October 20, 2021

Succession in Hindu Males under Hindu Succession Act

Family Law

Introduction

The distribution of the property among Hindus can be traced back to ancient Hindu laws. Though there were several schools and customs practiced throughout the country relating to inheritance, the present day laws of inheritance have been enacted with the aid of principles derived from two ancient schools i.e., Mitakshara system and Dayabhaga system. The legislated product of these consolidated practices is the Hindu Succession Act which was passed by the parliament in the year 1956. The aim of the Act was to eliminate the different schools of law relating to inheritance and compile them into one universal and comprehensive system of succession.

The preamble of the Act indicates that this is an Act applicable only to intestate succession of Hindus. Unlike the ancient Hindu laws, this Act i.e. ‘The Hindu Succession Act’ applies to all Hindus including Buddhists, Jains and Sikhs. Moreover, it is applicable to those people who have converted into Hinduism or any other religion on which this Act applies. However, this Act is not applicable to other religions like Muslims, Christians, Jews and Parsis. Also, this Act does not apply to the property of a Hindu who has married under ‘Special Marriage Act’ to a non-Hindu.

Basics of Succession Law Under the Hindu Succession Act

Application of the Act

The Hindu Succession Act is applicable to determine the inheritance of certain categories of properties of males based on ancient Hindu practices. These include:

  1. The separate properties of a Mitakshara male
  2. The separate properties and coparceners’ properties of a Dayabhaga male and
  3. The undivided interest in the joint family property of a Mitakshara Coparcener.

Types of Succession

Testamentary Succession – This is the type of succession where the propositus leaves behind a will to be executed on his death.

Intestate Succession- If the propositus dies without a will the division of property among his legal heirs is to be governed by these laws.

Methods of Division of Property

Per Capita – Under this method all the individuals under a particular class or category will inherit the same share of the property.

Per Stirpes – Under this method there’s a certain hierarchy according to which the shares are distributed among individuals.

Prospective Nature of the Act

The Hindu Succession Act is, in general, prospective in nature. Section 8 of the Act which talks about devolving of the property of a Hindu male dying intestate was held inapplicable in a case where succession had opened before the commencement of the Act.[1] In another case, Supreme Court has held that the section applies to a case where on death of a male intestate, devolution of his property happens post the commencement of the Act.[2]

Succession of A Hindu Male

Section 8 to Section 13 talks about devolution of the property of a Hindu Male dying intestate. These sections apply to intestate property only. Section 8[3] offers a novel and comprehensive scheme of succession.

There are certain categories of heirs listed in The Hindu Succession Act. These include:

  1. Class I heirs,
  2. Class II heirs,
  3. Agnates,
  4. Cognates and,
  5. Government.

List of Heirs in Each Category and their Share in the Property

Class I heirs- Class I heir originally consisted of twelve relatives. Consecutively, four more heirs were added to the list.[4] Class I heirs include mother, widow, daughter, son, widow of a predeceased son, son of a predeceased son, daughter of a predeceased son, widow of a predeceased son of a predeceased son, daughter of a predeceased son of a predeceased son, son of a predeceased son of a predeceased son, daughter of a predeceased daughter, and son of a predeceased daughter. Four new heirs which were added by 2005 Amendment are: son of a predeceased daughter of a predeceased daughter, daughter of a predeceased daughter of a predeceased daughter, daughter of a predeceased son of a predeceased daughter, and daughter of a predeceased daughter of a predeceased son.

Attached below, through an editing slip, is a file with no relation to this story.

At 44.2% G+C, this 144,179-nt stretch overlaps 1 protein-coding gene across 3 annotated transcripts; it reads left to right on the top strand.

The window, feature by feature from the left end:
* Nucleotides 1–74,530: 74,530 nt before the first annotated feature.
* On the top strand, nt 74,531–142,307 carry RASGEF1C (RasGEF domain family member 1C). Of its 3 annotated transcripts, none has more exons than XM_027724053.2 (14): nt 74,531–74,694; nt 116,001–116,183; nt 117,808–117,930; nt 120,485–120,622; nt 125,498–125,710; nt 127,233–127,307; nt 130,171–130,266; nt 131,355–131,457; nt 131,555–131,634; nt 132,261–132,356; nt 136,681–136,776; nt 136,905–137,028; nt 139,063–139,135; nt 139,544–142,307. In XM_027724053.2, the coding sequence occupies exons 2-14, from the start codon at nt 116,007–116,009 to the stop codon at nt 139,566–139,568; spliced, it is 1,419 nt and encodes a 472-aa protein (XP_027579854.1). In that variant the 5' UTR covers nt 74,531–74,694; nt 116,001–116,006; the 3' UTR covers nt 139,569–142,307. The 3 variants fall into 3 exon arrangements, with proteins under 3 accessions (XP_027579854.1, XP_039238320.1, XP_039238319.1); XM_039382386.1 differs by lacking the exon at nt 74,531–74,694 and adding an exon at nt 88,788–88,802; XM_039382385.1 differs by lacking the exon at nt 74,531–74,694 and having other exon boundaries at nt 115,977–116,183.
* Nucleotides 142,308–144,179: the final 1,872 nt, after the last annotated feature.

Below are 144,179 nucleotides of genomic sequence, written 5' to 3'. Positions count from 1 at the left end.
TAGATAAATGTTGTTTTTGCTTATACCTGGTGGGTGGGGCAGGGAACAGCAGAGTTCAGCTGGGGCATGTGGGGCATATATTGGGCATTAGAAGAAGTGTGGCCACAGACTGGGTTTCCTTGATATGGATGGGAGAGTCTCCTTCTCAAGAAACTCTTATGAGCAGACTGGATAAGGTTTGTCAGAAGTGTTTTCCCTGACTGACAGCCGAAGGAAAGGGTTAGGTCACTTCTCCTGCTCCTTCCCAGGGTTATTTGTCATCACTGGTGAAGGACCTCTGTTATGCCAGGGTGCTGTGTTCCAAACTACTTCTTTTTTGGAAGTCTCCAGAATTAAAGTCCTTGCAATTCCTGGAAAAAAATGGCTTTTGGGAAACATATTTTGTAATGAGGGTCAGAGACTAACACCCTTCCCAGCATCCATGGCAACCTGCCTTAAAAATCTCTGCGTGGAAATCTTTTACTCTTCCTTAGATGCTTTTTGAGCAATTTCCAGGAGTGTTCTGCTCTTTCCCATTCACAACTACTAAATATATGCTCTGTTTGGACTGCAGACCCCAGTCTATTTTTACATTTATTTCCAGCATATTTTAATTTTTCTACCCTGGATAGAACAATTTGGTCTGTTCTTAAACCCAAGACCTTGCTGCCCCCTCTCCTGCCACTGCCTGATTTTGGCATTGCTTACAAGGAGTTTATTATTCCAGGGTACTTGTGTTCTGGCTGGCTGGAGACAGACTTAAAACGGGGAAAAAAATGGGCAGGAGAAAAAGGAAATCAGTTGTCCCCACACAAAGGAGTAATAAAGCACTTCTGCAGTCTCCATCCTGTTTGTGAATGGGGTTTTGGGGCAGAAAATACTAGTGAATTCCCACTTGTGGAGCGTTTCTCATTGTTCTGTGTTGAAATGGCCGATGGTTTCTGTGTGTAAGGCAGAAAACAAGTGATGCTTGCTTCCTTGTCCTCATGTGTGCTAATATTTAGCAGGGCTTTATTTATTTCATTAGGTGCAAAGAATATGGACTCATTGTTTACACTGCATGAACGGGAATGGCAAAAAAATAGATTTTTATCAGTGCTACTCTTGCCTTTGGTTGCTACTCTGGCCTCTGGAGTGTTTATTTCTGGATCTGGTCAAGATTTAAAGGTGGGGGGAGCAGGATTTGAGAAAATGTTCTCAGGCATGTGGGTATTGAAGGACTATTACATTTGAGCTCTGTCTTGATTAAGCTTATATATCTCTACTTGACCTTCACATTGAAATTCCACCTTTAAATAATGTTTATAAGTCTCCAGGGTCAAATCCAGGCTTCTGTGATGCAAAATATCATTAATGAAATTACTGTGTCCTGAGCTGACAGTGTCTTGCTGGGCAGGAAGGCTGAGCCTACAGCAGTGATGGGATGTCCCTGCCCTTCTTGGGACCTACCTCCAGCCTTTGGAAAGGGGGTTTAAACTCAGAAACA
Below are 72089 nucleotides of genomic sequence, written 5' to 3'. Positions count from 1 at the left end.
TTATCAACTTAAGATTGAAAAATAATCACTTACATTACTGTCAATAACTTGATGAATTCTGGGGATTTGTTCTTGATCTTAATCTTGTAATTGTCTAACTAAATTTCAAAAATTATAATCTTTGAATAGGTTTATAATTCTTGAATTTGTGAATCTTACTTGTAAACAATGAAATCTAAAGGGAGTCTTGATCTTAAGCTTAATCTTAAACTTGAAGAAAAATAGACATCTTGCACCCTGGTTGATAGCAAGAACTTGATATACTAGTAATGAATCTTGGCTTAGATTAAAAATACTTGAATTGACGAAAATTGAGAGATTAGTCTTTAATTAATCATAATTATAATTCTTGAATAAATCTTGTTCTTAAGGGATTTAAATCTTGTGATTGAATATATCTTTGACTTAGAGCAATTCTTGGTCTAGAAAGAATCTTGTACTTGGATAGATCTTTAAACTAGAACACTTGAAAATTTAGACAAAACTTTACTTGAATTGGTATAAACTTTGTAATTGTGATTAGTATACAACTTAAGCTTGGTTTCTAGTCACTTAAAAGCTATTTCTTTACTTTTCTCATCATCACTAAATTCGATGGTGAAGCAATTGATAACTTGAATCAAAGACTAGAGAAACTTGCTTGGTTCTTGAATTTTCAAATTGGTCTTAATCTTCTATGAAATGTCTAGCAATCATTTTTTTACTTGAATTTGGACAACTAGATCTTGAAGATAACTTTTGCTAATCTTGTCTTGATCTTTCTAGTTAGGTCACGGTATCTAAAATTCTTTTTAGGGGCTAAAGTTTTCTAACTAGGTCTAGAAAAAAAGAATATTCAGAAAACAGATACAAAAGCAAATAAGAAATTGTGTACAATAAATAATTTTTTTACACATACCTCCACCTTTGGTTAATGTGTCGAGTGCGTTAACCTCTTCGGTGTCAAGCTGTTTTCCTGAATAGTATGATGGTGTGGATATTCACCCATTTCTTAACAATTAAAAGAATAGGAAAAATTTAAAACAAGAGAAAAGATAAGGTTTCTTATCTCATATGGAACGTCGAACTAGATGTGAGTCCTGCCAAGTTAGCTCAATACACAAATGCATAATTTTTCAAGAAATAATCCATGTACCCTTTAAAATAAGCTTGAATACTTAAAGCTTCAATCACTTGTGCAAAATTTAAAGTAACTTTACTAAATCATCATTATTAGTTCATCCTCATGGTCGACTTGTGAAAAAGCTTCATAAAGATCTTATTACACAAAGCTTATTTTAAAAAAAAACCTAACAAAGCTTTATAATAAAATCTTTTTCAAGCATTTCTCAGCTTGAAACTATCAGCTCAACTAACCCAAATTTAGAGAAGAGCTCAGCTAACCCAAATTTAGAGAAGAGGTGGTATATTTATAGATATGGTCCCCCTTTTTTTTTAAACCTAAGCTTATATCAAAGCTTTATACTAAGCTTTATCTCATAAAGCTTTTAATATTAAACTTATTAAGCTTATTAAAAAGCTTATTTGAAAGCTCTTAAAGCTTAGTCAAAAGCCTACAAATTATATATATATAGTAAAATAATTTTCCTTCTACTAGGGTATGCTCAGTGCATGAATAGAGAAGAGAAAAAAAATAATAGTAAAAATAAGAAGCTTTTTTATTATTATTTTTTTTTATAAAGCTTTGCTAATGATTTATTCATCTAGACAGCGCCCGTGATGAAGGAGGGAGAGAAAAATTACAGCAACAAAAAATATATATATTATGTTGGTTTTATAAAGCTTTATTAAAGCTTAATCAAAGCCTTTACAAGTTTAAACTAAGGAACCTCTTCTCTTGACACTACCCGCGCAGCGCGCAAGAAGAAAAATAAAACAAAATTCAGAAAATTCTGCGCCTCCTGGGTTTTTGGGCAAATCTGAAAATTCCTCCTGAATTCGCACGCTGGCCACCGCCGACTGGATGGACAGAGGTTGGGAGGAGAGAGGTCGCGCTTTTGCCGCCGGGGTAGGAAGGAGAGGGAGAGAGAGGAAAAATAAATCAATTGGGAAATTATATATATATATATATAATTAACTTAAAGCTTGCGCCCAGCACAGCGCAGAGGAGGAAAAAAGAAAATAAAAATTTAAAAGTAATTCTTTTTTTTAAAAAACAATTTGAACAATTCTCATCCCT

Distribution of share in Class I – Section 10 of the Act talks about distribution of the property of the Hindu male dying intestate. The property of the propositus is first distributed among heirs in Class I, ignoring all other categories of heirs. Among Class I heir list there is no priority in distribution of the property. The rules of distribution are

  1. Mother, sons and daughters take one share each. For instance, if A dies leaving behind his mother M, a son S and two daughters D1 and D2, each of them will take one share each i.e., 1/4th share of the property will be given to each of them.
  2. Widow of the deceased takes one share of the property. If there is more than one widow, all of them together take one share which is divided equally among them.
  3. Among the heirs of the predeceased son/daughter, each branch gets the share which their parent would have taken and that share is distributed among themselves. For instance, if A dies leaving behind his daughter D, widow (W) and son (SS) of a predeceased son, predeceased daughter’s sons DS and DS1. Distribution starts from the point where branches meet. There are three branches, thus each will take 1/3rd share i.e., D will take 1/3rd. The next branch has two heirs; thus, W and SS will take 1/6th share each. The third branch also has two heirs, thus DS and DS1 will take 1/6th share each.

The courts have adjudged in a landmark case,[5] that upon the death of a Hindu male, his property will be distributed equally among heirs present in Class I. If there are heirs present in Class I of the schedule, it will result in the exclusion of every other category of heirs i.e., Class II, agnates and cognates will not be considered.

Class II heirs – The list of relatives present under this Class is not random and the relatives are placed according to categories which decides the distribution of the property. There are nine categories present inside this class in the following order:

Category I – Father

Category II – Son’s daughter’s son, son’s daughter’s daughter, brother, sister.

Category III – Daughter’s son’s son, daughter’s son’s daughter, daughter’s daughter’s son, daughter’s daughter’s daughter.